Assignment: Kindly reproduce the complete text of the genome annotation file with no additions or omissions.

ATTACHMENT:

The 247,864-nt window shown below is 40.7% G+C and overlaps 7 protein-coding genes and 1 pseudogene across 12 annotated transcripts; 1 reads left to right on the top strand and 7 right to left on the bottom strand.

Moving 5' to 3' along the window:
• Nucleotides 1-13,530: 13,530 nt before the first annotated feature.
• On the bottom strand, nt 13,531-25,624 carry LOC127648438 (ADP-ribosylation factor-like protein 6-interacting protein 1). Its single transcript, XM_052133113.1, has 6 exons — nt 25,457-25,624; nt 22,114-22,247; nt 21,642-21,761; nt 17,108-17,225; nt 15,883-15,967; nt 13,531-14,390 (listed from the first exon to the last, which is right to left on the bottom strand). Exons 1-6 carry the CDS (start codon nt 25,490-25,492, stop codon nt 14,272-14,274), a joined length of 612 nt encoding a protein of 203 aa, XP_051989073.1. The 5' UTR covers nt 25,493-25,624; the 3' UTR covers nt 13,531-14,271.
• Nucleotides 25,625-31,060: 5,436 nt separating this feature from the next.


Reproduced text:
The 247,864-nt window shown below is 40.7% G+C and overlaps 7 protein-coding genes and 1 pseudogene across 12 annotated transcripts; 1 reads left to right on the top strand and 7 right to left on the bottom strand.

Moving 5' to 3' along the window:
• Nucleotides 1-13,530: 13,530 nt before the first annotated feature.
• On the bottom strand, nt 13,531-25,624 carry LOC127648438 (ADP-ribosylation factor-like protein 6-interacting protein 1). Its single transcript, XM_052133113.1, has 6 exons — nt 25,457-25,624; nt 22,114-22,247; nt 21,642-21,761; nt 17,108-17,225; nt 15,883-15,967; nt 13,531-14,390 (listed from the first exon to the last, which is right to left on the bottom strand). Exons 1-6 carry the CDS (start codon nt 25,490-25,492, stop codon nt 14,272-14,274), a joined length of 612 nt encoding a protein of 203 aa, XP_051989073.1. The 5' UTR covers nt 25,493-25,624; the 3' UTR covers nt 13,531-14,271.
• Nucleotides 25,625-31,060: 5,436 nt separating this feature from the next.